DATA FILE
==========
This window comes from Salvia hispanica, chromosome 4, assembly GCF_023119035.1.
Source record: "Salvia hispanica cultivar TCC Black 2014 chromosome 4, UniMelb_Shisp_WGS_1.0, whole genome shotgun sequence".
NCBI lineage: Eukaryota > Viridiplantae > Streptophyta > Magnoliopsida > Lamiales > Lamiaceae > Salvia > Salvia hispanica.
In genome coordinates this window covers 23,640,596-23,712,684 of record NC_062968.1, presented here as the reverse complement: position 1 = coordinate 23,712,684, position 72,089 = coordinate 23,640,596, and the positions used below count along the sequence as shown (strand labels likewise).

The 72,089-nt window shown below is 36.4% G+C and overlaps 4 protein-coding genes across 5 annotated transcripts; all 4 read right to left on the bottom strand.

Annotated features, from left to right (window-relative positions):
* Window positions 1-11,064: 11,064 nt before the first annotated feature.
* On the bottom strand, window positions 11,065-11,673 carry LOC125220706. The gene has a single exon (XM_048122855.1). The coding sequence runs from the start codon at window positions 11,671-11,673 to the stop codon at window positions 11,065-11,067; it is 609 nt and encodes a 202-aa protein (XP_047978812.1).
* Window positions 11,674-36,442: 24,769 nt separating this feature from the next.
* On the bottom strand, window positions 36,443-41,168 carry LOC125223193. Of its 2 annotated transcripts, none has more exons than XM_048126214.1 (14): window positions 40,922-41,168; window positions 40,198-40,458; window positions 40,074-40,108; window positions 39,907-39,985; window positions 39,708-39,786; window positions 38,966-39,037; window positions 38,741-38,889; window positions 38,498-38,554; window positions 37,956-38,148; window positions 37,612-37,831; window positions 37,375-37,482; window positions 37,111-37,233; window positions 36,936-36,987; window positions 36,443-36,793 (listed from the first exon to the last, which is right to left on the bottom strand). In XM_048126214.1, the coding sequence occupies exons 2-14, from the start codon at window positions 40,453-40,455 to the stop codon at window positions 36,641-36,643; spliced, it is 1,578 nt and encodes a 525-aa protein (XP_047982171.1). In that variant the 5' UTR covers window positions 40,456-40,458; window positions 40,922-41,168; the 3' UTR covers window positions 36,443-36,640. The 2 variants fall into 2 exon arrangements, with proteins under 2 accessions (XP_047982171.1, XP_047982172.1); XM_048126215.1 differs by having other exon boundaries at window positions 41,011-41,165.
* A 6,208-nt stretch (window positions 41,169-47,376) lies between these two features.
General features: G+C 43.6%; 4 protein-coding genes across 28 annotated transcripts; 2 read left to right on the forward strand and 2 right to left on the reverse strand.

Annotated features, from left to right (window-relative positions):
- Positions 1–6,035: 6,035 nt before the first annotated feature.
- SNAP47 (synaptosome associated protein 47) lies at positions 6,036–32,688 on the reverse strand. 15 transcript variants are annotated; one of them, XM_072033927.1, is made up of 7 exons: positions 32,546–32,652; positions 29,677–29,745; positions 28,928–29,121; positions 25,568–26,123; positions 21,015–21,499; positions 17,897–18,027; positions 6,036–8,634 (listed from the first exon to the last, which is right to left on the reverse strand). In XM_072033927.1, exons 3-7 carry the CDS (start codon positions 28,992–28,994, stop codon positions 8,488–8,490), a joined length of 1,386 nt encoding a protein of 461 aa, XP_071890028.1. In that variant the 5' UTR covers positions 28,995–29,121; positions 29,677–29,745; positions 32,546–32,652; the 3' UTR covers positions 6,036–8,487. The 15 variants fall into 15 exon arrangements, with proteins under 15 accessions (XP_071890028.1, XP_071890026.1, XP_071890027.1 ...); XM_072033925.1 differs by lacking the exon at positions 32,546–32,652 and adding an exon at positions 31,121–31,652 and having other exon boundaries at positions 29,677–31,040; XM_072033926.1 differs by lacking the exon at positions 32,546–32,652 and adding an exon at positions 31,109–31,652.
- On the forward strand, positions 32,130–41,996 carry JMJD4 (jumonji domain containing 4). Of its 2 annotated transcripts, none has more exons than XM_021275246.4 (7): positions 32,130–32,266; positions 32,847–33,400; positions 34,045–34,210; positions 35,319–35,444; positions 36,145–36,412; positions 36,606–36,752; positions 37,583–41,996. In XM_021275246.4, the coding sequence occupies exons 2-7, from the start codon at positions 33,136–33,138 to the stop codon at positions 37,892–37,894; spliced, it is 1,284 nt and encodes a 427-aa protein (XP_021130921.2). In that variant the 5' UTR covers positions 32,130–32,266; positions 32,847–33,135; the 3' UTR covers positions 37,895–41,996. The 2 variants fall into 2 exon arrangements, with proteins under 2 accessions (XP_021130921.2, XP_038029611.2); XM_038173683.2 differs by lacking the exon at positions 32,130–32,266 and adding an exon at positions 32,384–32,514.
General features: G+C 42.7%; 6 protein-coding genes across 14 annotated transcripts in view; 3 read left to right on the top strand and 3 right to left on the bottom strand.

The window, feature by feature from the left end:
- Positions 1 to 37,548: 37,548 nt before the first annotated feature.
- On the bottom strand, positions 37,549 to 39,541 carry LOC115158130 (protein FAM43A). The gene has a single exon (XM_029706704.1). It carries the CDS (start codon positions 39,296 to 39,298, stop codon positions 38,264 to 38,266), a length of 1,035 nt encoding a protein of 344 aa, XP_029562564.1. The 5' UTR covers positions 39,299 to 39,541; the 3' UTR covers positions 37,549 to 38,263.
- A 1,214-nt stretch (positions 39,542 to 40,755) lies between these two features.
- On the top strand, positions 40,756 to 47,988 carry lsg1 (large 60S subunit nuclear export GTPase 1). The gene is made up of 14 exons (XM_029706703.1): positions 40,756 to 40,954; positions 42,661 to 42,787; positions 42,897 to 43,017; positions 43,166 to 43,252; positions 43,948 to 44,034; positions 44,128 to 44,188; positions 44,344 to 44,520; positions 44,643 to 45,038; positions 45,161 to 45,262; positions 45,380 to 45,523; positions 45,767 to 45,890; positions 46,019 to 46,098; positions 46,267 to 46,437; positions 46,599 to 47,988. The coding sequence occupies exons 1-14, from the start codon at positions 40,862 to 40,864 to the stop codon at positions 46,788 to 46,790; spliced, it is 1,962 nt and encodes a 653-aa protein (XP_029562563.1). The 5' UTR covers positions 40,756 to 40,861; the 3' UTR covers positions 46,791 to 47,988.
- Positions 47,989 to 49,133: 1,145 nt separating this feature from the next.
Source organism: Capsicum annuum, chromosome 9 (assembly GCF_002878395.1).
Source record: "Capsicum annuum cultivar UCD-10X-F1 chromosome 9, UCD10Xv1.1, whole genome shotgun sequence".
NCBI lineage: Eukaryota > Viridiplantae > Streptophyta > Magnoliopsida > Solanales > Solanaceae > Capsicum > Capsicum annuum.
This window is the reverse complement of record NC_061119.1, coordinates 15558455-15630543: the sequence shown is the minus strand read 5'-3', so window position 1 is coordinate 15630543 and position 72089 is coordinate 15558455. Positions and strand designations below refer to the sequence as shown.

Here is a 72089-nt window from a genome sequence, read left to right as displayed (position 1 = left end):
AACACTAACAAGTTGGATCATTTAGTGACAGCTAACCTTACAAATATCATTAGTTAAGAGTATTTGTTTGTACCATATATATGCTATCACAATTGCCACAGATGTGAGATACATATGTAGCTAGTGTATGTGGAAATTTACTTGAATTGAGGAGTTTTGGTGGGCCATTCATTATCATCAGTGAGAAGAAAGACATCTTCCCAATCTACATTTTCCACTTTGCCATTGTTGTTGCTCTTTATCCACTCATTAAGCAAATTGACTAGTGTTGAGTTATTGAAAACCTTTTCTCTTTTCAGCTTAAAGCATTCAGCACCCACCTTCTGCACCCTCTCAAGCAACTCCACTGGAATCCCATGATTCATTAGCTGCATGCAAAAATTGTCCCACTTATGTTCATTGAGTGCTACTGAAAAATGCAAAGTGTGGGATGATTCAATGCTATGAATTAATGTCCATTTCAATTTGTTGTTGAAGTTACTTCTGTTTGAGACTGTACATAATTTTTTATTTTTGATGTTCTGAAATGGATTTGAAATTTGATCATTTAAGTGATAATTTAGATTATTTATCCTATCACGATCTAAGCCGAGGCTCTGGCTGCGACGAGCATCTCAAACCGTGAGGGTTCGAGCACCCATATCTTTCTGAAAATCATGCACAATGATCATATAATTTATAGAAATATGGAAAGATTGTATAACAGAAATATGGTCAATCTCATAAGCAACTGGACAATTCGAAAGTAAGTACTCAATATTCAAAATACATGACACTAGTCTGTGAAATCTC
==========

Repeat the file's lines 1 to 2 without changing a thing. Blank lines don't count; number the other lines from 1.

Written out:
This window comes from Salvia hispanica, chromosome 4, assembly GCF_023119035.1.
Source record: "Salvia hispanica cultivar TCC Black 2014 chromosome 4, UniMelb_Shisp_WGS_1.0, whole genome shotgun sequence".